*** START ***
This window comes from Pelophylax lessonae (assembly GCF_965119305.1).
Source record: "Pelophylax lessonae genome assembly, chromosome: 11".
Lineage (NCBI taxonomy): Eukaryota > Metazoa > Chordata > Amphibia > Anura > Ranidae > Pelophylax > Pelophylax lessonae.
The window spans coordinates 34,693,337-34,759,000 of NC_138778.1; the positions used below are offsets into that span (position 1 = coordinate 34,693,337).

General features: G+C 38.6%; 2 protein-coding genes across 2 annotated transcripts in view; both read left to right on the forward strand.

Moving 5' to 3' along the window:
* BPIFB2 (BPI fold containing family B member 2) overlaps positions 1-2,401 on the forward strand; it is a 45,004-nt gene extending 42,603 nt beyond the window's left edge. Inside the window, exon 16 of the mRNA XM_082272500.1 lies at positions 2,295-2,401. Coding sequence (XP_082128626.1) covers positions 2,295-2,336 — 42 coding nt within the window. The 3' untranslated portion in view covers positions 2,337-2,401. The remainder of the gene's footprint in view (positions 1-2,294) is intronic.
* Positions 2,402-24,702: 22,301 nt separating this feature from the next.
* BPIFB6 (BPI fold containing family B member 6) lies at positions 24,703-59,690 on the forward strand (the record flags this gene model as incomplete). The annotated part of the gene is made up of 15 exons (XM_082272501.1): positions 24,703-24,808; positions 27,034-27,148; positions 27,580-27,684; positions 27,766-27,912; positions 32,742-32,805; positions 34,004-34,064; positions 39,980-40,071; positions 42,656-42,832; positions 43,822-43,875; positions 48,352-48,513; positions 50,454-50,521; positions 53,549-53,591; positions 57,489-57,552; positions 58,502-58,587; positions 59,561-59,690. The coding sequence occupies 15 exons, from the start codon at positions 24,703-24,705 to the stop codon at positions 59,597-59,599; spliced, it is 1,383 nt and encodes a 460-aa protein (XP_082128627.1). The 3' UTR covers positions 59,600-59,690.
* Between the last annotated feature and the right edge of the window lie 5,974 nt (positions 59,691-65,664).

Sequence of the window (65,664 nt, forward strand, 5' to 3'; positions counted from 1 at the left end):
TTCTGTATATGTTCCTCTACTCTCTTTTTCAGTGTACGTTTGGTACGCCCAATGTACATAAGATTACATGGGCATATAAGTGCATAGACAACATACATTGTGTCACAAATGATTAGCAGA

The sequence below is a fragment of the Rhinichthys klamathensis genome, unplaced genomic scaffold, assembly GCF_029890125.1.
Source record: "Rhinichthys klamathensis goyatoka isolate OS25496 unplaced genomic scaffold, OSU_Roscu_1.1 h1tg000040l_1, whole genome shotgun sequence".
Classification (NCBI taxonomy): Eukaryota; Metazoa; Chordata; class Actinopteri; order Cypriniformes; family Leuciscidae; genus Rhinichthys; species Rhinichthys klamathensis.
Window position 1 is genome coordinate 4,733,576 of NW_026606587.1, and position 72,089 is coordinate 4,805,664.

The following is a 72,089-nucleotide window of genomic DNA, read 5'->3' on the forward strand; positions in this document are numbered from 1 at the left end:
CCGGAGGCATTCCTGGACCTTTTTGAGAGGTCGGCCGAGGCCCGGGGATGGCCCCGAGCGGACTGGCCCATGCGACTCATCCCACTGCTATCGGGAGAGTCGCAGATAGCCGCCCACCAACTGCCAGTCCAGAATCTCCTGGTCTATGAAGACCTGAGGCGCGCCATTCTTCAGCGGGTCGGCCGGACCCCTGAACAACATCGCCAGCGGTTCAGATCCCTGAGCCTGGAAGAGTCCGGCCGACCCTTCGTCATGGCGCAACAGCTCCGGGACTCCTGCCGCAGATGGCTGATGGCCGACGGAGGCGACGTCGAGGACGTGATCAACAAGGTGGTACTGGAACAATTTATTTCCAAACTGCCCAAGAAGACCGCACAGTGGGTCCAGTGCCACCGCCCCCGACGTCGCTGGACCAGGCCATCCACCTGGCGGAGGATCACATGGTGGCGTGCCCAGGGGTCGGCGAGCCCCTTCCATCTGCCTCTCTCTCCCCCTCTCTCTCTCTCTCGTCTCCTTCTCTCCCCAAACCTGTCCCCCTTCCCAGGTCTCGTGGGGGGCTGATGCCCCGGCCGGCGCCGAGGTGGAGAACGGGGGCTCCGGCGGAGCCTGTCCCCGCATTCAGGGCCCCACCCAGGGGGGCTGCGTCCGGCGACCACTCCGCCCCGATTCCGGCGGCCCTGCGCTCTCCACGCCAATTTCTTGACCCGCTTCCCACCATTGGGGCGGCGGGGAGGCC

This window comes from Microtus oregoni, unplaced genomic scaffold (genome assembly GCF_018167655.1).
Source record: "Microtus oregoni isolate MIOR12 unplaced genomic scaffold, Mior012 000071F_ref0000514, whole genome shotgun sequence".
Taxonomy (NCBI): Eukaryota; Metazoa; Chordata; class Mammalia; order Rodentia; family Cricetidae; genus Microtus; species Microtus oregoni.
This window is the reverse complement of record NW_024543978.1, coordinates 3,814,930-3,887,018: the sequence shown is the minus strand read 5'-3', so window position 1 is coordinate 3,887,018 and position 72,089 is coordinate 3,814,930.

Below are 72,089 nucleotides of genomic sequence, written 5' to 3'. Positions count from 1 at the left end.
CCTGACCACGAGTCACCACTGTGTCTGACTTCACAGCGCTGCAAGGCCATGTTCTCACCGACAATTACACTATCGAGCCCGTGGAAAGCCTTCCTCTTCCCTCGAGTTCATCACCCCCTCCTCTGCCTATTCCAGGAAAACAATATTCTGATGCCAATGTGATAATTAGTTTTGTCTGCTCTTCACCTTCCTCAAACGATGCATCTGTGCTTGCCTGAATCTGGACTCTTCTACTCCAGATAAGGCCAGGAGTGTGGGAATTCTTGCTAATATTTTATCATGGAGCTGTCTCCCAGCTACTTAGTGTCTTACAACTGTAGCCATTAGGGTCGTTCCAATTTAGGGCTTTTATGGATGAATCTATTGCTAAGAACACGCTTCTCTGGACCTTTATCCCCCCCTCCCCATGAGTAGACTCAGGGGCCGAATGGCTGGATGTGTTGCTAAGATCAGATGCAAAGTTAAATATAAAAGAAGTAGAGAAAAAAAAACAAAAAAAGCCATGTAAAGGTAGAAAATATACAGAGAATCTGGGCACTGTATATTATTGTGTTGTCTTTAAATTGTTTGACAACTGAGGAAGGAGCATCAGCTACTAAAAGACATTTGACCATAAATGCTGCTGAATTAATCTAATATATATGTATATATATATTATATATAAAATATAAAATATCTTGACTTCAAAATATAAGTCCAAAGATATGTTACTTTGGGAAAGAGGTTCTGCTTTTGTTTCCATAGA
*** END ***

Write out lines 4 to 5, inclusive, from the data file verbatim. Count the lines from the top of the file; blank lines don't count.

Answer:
The window spans coordinates 34,693,337-34,759,000 of NC_138778.1; the positions used below are offsets into that span (position 1 = coordinate 34,693,337).

General features: G+C 38.6%; 2 protein-coding genes across 2 annotated transcripts in view; both read left to right on the forward strand.